Regional brain morphometry and lissencephaly in the Sirenia

Brain, Behavior and Evolution
By:  and 



Neuroanatomical structure was examined in the brains of West Indian manatees (Trichechus manatus) using computer-based morphometric methods. Although manatees have a small relative brain size, volume estimates of the major brain regions indicate that the telencephalon comprises 71% of totalbrain volume and is 90% cerebral cortex. These values are comparable to those seen among a diversity of taxa having large relative brain size, including many primates. Manatee brains also exhibit well-defined cortical lamination. The measured gyration index (an index of cortical folding) was 1.06, representing a highly lissencephalic condition. These findings demonstrate that small relative brain size and lissencephaly do not constrain the elaboration of internal brain structures. The marked lissencephalic condition is unusual for brains of this absolute size range, and may be related to the thickness of the cortical gray matter and underlying white matter.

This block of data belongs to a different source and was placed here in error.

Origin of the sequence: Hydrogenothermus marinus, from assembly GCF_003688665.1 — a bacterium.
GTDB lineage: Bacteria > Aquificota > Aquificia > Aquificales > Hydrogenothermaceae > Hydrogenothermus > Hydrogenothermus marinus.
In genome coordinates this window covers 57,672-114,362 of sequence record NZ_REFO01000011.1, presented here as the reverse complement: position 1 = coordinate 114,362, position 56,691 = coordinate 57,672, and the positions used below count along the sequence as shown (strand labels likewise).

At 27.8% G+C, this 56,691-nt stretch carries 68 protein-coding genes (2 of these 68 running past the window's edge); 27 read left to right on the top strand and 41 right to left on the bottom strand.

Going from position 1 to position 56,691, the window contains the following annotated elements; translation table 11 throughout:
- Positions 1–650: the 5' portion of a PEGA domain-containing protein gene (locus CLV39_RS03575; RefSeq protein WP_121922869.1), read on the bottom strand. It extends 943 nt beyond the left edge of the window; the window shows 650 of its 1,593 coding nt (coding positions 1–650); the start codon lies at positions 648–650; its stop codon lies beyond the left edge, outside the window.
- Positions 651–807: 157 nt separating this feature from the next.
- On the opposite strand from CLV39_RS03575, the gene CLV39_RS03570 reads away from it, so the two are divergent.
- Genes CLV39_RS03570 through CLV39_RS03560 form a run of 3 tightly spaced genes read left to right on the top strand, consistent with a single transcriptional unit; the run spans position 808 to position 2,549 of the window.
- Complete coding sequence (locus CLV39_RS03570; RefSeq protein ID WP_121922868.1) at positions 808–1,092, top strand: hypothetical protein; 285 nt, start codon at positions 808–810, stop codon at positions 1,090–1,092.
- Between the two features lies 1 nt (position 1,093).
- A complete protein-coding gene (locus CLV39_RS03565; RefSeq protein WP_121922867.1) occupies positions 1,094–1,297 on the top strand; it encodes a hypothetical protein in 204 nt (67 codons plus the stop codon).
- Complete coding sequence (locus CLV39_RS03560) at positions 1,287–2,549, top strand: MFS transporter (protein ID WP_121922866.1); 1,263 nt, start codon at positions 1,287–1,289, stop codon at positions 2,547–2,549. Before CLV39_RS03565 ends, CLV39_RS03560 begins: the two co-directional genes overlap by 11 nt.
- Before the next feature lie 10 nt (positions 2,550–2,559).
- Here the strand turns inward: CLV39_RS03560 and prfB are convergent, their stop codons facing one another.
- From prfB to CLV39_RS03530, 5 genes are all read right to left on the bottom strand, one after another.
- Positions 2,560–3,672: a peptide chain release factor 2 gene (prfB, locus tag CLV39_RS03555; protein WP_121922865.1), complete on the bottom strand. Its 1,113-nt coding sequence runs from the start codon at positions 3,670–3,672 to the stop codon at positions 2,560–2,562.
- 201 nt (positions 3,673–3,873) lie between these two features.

Publication type Article
Publication Subtype Journal Article
Title Regional brain morphometry and lissencephaly in the Sirenia
Series title Brain, Behavior and Evolution
DOI 10.1159/000115866
Volume 35
Issue 4
Year Published 1990
Language English
Publisher Karger
Contributing office(s) Florida Integrated Science Center
Description 10 p.
First page 185
Last page 194
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